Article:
Sir Fulque Agnew, 10th Baronet

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Sir Fulque Melville Gerald Noel Agnew, 10th Baronet (born 6 October 1900, Bangalore, India – died 28 August 1975, Mzuzu, Malawi) was the son of Major Charles Hamlyn Agnew (3rd son of Sir Andrew Agnew of Lochnaw, 8th Baronet, and Lady Louisa Noel or Agnew of Lochnaw, daughter of the 1st Earl of Gainsborough) and his wife Lillian Anne Wolfe Murray of Cringltie, daughter of General Sir James Wolfe Murray of Cringltie KCB, married on 30 June 1897 but they divorced in 1908.


He succeeded as 10th Baronet Agnew, of Lochnaw on the death of his uncle Sir Andrew Noel Agnew of Lochnaw, 9th Baronet, on 14 July 1928. He did not use the title in later life. On his death in 1975 he was succeeded in the baronetcy by his son Crispin Agnew.


He attended Harrow School, spent a year at Heidelberg University in the mid-1930s, and graduated as BSc as a mature student at the University of Edinburgh in the 1940s.


In World War I he ran away from school at the age 17 to join the Machine Gun Corps as a private, although he was under age. He later flew in the Royal Flying Corps as a cadet; he recounted that he had a dog fight with the Red Baron, but as both aircraft had run out of ammunition both returned safely. He was commissioned as an Honorary 2nd Lt RFC 14 May 1920 [London Gazette]; he was shot down and wounded, spending a year in hospital and is said to have been Mentioned in Despatches.[1]

After the war in 1921 he joined the 17th (later 17/21st) Lancers as a trooper with a view to obtaining a regular commission, and served in Ireland. He did not obtain a commission due to the post-war reductions in the armed forces and resigned from the 17/21st in November 1922. He joined Roger Pocock's [2] expedition to cross the Atlantic, and left the ship in San Francisco. He then got work as an extra in Hollywood, including driving a chariot in the first Ben Hur film. He then joined the US cavalry and subsequently the US Marine Corps serving in China. In 1928 on succeeding to the baronetcy he returned to Britain and farmed in Sussex for about a year, later joining the 4th Bn East Sussex Regiment as a lieutenant before again attempting to get a regular commission. From about 1934 to 1937 he spent time in Europe: studying at Heidelberg University; walking in Southern Germany; canoeing down the Danube and walking in the Balkans. The family understood that he worked for British Intelligence during this period.

During the Second World War he registered as a conscientious objector, and served in the Friends Ambulance Unit in London and Greece.

In 1948 he went to India, but could not obtain a permanent post there after independence. He worked, probably with the Red Cross, in refugee camps during the disruptions caused by the partition of India. He then emigrated to farm in South Africa in 1948 - his wife Swanzie Erskine's family having been in South Africa since 1857. Her grandfather, St Vincent Whitshed Erskine had been Surveyor General of South Africa. In 1952 Agnew was appointed Registrar of Fort Hare University, Cape Province, the only university then awarding degrees to black Africans. Swanzie taught geography and became head of the geography department. They allied with the opponents of apartheid, and in 1960, when the army was sent in to clamp down on unrest, the Agnews protested strongly. As a result, they, and other British staff, were expelled from South Africa.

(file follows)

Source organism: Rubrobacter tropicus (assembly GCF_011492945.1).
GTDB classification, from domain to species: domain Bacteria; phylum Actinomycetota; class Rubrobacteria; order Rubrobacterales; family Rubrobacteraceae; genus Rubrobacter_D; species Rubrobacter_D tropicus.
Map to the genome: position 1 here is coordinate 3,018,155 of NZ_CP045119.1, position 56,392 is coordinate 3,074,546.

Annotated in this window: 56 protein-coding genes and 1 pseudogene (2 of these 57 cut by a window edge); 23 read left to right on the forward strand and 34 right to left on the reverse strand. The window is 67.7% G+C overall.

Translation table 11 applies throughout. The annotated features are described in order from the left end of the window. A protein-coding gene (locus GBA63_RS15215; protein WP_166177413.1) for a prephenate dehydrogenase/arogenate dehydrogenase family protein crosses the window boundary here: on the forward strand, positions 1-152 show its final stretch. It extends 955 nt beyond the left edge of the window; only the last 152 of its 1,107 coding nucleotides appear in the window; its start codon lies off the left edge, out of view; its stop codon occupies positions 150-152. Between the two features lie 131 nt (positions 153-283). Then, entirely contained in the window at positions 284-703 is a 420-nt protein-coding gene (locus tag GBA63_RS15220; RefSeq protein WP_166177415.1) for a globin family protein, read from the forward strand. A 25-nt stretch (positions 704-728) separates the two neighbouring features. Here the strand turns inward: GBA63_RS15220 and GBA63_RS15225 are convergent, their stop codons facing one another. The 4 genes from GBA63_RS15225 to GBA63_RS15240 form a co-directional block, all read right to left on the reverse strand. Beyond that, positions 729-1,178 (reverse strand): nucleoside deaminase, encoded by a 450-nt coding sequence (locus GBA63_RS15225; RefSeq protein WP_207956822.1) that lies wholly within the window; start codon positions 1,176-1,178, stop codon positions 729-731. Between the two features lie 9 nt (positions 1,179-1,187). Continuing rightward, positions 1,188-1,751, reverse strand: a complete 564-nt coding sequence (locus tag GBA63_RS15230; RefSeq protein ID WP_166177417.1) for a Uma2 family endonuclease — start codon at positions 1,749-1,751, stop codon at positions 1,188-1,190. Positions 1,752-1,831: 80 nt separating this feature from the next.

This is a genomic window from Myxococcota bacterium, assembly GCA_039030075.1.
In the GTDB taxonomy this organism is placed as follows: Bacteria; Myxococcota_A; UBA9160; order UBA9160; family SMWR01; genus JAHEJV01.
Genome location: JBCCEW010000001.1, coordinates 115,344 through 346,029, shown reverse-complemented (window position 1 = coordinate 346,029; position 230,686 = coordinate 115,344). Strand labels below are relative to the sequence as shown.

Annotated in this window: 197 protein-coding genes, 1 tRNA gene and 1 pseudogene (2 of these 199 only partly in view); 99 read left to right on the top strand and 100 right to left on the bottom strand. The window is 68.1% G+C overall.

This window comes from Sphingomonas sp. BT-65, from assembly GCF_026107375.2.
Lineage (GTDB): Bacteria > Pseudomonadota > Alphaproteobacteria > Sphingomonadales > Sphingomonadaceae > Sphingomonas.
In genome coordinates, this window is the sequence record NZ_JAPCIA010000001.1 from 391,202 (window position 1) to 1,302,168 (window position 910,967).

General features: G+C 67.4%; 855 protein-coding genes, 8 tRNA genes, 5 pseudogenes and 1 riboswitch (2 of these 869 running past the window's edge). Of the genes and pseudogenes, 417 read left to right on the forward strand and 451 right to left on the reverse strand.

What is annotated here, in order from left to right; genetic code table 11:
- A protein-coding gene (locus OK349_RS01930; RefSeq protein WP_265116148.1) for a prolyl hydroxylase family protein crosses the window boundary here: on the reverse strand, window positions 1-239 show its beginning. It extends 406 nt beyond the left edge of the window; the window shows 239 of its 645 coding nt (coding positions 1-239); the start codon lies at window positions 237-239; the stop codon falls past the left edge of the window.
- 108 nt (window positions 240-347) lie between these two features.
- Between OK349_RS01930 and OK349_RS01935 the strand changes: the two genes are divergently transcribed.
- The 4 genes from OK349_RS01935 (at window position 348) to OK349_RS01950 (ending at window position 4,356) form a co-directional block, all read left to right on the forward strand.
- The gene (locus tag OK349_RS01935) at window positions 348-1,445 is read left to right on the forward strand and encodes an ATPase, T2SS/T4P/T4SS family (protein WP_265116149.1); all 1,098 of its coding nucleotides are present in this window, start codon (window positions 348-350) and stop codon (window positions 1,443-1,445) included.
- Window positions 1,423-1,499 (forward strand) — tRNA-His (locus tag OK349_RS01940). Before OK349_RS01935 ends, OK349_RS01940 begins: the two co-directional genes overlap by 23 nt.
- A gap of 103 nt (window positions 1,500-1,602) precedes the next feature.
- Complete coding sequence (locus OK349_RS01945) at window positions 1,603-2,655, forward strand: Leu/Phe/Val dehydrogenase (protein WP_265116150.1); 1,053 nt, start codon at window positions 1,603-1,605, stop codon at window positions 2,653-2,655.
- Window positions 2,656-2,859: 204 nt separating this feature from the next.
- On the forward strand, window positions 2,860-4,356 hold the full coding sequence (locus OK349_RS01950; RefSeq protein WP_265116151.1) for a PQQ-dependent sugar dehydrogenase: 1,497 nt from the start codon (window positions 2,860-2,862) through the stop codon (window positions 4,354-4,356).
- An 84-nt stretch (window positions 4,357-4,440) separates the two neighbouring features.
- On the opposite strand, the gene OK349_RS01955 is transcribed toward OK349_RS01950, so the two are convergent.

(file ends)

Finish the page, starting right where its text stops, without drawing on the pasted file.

Back in Britain, Agnew went to work for the University of Cambridge's Department of Education. In 1965 Swanzie Agnew was elected the first Professor of Earth Sciences at the University of Malawi, and Agnew joined her as Assistant Registrar at the university for a short period until an African took over. In retirement he indulged his hobby of Bird Watching. He died at Mzuzu, Malawi in 1975 while on a trip to the Nyika National Park.


He married Swanzie Erskine (9 June 1916 – 28 September 2000) in London on 9 October 1937. She was the daughter of Major Esmé Nourse Erskine CMG, MC formerly British Consul in Western Abyssinia (a cadet branch of the Earls of Buchan) and Elizabeth Susan Matilda Reinders (9 October 1937). They had issue:

Swanzie Erskine was a lecturer in Geography at Edinburgh University during World War II and then Head of the Department of Geography, University of Fort Hare University, South Africa (1955 to 1960). Following deportation from South Africa in 1960 she was Headmistress of the lower Royal Ballet School, White Lodge, Richmond Park, London (1960 to 1964). In 1964 she was offered the Professorship of Earth Sciences at the new University of Malawi and served there until she resigned in 1976 in protest at the interference in academic life by the Banda Government. She retired to Edinburgh, Scotland, where she lived until she died in 2000.


  1. ^ Burkes Peerage 105th Ed 1970 records "served In World War 1 1914-1918 in MGC and RFC (wounded dispatches)"
  2. ^
  • A Partnership of Principle: The Lives of Sir Fulque and Lady Agnew of Lochnaw, by James McCarthy, Published by James McCarthy, Edinburgh 2015.
  • ‘AGNEW, Fulque Melville Gerald Noel’, Who Was Who, A & C Black, 1920–2007; online edn, Oxford University Press, Dec 2007
  • Obituary, Swanzie Lady Agnew of Lochnaw, Daily Telegraph, 23 August 2001
  • A Tegla Davies: Friends Ambulance Unit, 1947 -
  • Witness to Partition … 1947-48, Letters of Sir Fulque Agnew of Lochnaw Bt, Edited by Ged Martin
Baronetage of Nova Scotia
Preceded by
Andrew Agnew
Baronet Agnew
(of Lochnaw)
Succeeded by
Crispin Agnew